Fort Patrick Henry (1)
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Fort Patrick Henry (1) (1776-1780s) - A Revolutionary War Fort first established in 1776 on site of earlier Fort Robinson near present day Kingsport, Sullivan County, Tennessee. Named Fort Patrick Henry after Patrick Henry, first Governor of Virginia and Revolutionary War Patriot. Garrisoned throughout the Revolutionary War and abandoned in the 1780s.
History of Fort Patrick Henry
Established in September 1776 on the site of old Fort Robinson by Lt. Colonel William Russell, commander of the Fincastle Rangers. The post served as a base for their campaign against hostile Cherokee. The fort was built as a 100 yard square bastioned post and enclosed some three acres. Three sides were enclosed by the stockade and the fourth side was along the high bank of the Holston River. The fort was garrisoned throughout the Revolutionary War.
General Griffith Rutherford assembled a force of about 2,400 and defeated the hostile Cherokees. The Avery Treaty was negotiated with the Cherokee on 20 Jul 1777 on the Long Island in the South Fork of the Holston River.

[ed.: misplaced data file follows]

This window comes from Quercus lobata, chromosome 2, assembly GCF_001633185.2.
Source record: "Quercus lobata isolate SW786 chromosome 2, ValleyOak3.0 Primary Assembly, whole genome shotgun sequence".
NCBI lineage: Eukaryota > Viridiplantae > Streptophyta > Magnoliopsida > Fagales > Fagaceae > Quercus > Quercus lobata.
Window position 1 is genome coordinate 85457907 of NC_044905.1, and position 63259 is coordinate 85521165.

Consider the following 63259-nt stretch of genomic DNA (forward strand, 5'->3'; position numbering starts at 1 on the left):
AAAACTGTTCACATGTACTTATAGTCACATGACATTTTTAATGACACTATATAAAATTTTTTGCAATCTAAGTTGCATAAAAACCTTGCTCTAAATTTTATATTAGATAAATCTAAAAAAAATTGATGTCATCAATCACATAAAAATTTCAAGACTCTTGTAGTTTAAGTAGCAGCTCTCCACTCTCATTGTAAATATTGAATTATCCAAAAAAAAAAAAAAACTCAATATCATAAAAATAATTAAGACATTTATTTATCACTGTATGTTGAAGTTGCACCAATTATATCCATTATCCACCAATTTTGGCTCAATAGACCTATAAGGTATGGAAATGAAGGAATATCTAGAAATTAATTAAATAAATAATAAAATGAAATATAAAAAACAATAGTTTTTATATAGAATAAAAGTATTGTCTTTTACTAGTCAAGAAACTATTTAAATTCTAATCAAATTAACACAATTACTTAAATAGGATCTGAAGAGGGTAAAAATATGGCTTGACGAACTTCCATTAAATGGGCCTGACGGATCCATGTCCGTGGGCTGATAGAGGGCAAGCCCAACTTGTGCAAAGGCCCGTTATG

Fort Patrick Henry became a jumping off point for settlers heading to White's Fort (Knoxville) and French Lick (Nashville).
The fort was abandoned as a military post sometime in the 1780s.
No remains, recently replaced marker on TN 93. The fort site is reportedly a part of the Eastman Chemical manufacturing site.
Location: Near the upper east end of Long Island near kingsport, Sullivan County, Tennessee. Map point is the marker location.
Maps & Images
Lat: 36.514431 Long: -82.533084
- Roberts, Robert B., Encyclopedia of Historic Forts: The Military, Pioneer, and Trading Posts of the United States, Macmillan, New York, 1988, 10th printing, ISBN 0-02-926880-X, page 744-745.
- North American Forts - Fort Patrick Henry
- Tennessee Encyclopedia - Fort Patrick Henry
- Kilgore Archives - Fort Robinson/Fort Patrick Henry
- Waymarking - Fort Patrick Henry Marker